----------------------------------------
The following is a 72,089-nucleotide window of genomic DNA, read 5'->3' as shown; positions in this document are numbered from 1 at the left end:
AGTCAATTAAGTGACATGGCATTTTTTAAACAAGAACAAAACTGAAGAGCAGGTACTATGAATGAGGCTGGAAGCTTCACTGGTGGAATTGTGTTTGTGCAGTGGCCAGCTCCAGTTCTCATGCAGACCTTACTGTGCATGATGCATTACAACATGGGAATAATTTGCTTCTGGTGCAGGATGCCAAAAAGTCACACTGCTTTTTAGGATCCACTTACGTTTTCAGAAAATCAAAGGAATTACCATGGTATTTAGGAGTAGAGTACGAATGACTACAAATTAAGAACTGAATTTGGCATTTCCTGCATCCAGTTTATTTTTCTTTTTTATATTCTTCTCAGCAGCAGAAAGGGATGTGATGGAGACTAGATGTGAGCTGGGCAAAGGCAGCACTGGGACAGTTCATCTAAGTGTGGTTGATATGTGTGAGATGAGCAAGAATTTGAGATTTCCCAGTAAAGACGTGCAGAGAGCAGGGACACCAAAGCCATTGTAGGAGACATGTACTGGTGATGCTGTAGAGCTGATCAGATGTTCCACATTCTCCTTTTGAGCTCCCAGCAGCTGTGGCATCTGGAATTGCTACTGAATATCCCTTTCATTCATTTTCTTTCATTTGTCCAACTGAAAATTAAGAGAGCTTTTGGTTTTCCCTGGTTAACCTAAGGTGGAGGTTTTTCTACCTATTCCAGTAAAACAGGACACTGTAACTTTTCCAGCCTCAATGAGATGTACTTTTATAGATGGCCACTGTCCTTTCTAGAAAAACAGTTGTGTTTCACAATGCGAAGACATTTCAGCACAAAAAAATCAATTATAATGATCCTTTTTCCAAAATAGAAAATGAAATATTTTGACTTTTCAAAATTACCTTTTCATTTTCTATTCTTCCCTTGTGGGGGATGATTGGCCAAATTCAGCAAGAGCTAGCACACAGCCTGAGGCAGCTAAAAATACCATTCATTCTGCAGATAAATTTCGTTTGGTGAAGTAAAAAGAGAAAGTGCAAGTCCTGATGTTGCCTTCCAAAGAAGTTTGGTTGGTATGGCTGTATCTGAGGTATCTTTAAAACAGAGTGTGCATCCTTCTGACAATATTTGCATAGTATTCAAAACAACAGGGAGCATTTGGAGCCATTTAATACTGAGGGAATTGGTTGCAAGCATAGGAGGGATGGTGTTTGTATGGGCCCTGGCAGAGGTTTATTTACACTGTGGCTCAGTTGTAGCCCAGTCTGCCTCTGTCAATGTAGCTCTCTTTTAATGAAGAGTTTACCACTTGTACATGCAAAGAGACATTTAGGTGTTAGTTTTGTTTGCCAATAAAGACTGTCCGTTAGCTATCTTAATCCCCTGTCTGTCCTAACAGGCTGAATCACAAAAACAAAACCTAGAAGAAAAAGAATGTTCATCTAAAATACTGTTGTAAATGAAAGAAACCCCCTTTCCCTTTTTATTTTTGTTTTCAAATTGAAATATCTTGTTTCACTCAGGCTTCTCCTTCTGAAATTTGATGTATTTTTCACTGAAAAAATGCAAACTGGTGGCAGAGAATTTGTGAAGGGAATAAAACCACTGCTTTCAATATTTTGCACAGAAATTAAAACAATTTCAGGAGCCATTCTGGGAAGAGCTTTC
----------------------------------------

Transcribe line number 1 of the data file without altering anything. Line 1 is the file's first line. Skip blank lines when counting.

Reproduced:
The following is a 72,089-nucleotide window of genomic DNA, read 5'->3' as shown; positions in this document are numbered from 1 at the left end: